This deadlock lasted for years, despite devastating new weapons: troops faced tanks for the first time, and bombing by airplane and airship. Another deadly invention was chemical warfare. 'Mustard' gas, a poisonous gas named from its smell, blistered the skin and lungs, causing a slow and agonising death. The war finally ended on 11 November 1918, when Germany conceded defeat.
What does the title mean?
The title is inspired by a well-known quote from one of the 'Odes' of Horace, the ancient Roman poet. In full, the Latin motto reads: 'Dulce et decorum est pro patria mori', meaning 'it is sweet and fitting to die for one's country'. Horace's slogan of the glories of dying for the fatherland echoed down the ages.
At the time of the First World War, the poet Owen Seaman, who was editor of Punch magazine, wrote patriotic verses under the title, 'Pro Patria' that urged young men to the fight - though he himself, being 53 years old, remained as one "whose burden is to watch and wait." Those at a less comfortable distance from the fighting saw it differently. In his revelation of the reality of war Owen uses the Roman motto ironically, calling it "the old lie".
What's the poem about?
"My subject is War, and the pity of War", Owen wrote in a draft of the preface to his intended volume of poems. The collection was intended to convey the disgusting horror of war to an ill-informed and largely complacent audience in England.
'Dulce et Decorum Est' describes a mustard gas attack on a group of war-weary soldiers. Owen's painfully direct language combines gritty realism with an aching sense of compassion. His despair at the crumbling of the moral order - the world's and perhaps his own - are expressed in phrases such as "froth-corrupted lungs', "sores on innocent tongues" and his description of the dying man's face "like a devil's sick of sin".
The poem is short, just 28 lines, but its exceptionally vivid imagery packs a punch that creates a lasting and disturbing impression on the reader. The text of the published version is as follows:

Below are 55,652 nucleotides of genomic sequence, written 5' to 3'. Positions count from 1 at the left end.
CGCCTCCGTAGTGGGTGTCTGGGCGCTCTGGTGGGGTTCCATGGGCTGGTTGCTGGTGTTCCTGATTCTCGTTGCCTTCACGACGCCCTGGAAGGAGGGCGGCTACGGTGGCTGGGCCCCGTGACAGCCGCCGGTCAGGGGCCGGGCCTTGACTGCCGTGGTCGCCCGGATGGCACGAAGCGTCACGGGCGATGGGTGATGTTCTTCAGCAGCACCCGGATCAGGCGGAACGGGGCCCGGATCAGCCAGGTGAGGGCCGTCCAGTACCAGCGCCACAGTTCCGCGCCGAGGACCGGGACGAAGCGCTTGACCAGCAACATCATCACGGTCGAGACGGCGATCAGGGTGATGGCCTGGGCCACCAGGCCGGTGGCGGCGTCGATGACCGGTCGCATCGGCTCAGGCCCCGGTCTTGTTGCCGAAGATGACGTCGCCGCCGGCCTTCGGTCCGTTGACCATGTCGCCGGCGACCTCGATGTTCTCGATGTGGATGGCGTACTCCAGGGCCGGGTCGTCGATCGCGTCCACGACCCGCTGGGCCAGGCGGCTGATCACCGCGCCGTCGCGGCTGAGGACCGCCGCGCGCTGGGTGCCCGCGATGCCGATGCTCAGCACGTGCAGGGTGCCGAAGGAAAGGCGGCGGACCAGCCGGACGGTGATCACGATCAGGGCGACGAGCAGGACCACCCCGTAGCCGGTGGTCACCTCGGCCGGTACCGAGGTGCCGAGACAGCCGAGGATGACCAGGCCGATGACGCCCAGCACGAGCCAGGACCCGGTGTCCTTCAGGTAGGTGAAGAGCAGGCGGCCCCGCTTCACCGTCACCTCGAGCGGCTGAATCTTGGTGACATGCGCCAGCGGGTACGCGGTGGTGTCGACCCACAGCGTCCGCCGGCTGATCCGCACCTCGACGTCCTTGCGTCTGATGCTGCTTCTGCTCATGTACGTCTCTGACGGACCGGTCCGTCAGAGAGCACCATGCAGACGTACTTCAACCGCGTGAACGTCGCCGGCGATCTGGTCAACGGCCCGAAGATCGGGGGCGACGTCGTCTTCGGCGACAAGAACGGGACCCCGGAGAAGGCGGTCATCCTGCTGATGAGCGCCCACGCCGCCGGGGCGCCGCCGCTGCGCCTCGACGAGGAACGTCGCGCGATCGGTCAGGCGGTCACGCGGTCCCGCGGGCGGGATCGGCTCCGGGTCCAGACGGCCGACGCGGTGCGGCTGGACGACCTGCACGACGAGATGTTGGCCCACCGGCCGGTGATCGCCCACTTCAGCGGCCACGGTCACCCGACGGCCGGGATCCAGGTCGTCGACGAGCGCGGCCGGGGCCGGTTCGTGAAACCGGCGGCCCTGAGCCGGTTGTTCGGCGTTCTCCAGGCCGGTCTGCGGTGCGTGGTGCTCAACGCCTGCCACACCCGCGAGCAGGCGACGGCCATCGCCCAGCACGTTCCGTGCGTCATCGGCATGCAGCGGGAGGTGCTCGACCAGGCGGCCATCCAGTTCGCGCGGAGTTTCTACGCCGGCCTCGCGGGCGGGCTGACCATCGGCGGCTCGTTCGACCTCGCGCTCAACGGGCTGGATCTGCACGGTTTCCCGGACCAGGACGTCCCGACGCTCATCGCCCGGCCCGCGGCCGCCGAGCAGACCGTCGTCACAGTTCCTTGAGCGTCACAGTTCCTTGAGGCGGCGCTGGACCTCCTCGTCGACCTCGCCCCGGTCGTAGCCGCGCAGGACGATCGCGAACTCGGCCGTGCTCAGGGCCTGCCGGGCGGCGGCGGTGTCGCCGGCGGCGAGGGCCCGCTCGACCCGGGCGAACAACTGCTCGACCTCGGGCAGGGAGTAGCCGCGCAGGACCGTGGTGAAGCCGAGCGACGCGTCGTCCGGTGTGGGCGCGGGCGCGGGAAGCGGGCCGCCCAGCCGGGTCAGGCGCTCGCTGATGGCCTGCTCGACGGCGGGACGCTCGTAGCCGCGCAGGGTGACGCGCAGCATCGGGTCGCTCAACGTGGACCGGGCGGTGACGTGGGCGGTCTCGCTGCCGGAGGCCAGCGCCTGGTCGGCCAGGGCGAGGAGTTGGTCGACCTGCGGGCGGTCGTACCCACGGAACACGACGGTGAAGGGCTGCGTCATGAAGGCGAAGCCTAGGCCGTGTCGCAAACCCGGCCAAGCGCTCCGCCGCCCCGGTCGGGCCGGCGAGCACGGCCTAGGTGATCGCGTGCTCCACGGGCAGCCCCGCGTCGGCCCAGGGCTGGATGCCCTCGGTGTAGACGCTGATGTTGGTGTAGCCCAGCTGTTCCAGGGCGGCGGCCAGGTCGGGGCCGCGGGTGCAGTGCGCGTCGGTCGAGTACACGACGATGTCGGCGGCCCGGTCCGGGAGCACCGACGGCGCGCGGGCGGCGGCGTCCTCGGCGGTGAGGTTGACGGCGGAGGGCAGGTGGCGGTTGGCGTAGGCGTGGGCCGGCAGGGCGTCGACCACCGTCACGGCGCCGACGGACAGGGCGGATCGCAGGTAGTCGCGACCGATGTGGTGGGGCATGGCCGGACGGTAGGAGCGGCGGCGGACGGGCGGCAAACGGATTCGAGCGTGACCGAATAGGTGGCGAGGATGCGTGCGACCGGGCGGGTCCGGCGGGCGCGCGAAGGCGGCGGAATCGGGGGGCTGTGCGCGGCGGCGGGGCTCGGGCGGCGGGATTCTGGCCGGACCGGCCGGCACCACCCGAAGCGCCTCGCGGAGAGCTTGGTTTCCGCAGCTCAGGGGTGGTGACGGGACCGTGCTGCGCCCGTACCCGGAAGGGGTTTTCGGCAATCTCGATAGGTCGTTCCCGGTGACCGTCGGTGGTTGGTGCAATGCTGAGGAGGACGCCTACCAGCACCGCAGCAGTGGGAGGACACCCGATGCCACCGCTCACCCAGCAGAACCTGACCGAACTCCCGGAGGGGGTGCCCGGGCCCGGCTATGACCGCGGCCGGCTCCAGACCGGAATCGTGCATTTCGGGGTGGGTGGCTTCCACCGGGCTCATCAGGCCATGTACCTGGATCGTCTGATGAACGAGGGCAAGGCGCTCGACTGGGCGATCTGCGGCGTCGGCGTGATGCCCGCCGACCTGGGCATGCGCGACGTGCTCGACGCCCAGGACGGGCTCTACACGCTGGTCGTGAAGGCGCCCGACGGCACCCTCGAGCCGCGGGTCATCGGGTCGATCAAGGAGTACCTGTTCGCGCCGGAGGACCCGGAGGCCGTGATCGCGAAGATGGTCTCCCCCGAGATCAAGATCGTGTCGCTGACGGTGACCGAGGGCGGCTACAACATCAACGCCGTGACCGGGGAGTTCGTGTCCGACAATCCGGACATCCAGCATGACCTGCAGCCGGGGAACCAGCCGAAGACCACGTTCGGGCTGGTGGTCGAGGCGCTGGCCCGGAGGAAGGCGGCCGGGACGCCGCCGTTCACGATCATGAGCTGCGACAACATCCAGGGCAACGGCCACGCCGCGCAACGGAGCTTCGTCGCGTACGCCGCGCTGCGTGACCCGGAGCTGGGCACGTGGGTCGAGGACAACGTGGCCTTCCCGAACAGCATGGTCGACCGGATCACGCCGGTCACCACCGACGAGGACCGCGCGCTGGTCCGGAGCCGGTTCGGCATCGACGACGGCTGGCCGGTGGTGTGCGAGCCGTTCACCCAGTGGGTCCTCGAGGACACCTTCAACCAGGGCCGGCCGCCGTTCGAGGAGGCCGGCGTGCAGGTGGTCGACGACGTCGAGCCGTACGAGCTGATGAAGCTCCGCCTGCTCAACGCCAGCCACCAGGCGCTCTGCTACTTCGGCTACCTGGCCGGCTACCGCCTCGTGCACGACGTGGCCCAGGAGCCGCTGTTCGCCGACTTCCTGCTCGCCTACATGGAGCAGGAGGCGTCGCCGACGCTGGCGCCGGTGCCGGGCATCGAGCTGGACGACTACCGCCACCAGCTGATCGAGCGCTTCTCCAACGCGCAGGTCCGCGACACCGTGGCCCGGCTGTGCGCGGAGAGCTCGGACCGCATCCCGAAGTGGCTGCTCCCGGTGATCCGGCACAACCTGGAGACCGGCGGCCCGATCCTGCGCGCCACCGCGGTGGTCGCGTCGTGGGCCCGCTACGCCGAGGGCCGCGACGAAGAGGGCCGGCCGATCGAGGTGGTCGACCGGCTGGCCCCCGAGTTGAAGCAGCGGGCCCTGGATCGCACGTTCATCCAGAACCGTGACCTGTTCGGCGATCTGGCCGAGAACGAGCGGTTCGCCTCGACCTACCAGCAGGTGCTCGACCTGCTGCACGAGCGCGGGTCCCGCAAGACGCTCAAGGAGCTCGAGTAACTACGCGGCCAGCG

Bent double, like old beggars under sacks,
Knock-kneed, coughing like hags, we cursed through sludge,
Till on the haunting flares we turned our backs
And towards our distant rest began to trudge.
Men marched asleep. Many had lost their boots
But limped on, blood-shod. All went lame; all blind;
Drunk with fatigue; deaf even to the hoots
Of disappointed shells that dropped behind.
GAS! Gas! Quick, boys! — An ecstasy of fumbling,
Fitting the clumsy helmets just in time;
But someone still was yelling out and stumbling
And floundering like a man in fire or lime...
Dim, through the misty panes and thick green light
As under a green sea, I saw him drowning.
In all my dreams, before my helpless sight,
He plunges at me, guttering, choking, drowning.
If in some smothering dreams you too could pace
Behind the wagon that we flung him in,
And watch the white eyes writhing in his face,
His hanging face, like a devil's sick of sin;
If you could hear, at every jolt, the blood
Come gargling from the froth-corrupted lungs,
Obscene as cancer, bitter as the cud
Of vile, incurable sores on innocent tongues, —
My friend, you would not tell with such high zest
To children ardent for some desperate glory,
The old Lie: Dulce et decorum est
Pro patria mori.